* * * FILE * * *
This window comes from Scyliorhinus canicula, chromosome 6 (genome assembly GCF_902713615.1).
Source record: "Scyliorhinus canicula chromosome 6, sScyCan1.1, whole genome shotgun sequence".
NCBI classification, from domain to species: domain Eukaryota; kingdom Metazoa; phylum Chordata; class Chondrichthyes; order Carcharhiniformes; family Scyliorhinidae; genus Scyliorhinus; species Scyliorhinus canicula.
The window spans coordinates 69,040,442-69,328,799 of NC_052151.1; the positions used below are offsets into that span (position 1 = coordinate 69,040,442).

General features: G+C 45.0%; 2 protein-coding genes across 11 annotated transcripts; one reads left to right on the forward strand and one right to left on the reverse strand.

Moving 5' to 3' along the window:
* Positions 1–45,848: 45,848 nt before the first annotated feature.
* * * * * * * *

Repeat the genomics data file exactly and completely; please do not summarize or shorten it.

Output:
This window comes from Scyliorhinus canicula, chromosome 6 (genome assembly GCF_902713615.1).
Source record: "Scyliorhinus canicula chromosome 6, sScyCan1.1, whole genome shotgun sequence".
NCBI classification, from domain to species: domain Eukaryota; kingdom Metazoa; phylum Chordata; class Chondrichthyes; order Carcharhiniformes; family Scyliorhinidae; genus Scyliorhinus; species Scyliorhinus canicula.
The window spans coordinates 69,040,442-69,328,799 of NC_052151.1; the positions used below are offsets into that span (position 1 = coordinate 69,040,442).

General features: G+C 45.0%; 2 protein-coding genes across 11 annotated transcripts; one reads left to right on the forward strand and one right to left on the reverse strand.

Moving 5' to 3' along the window:
* Positions 1–45,848: 45,848 nt before the first annotated feature.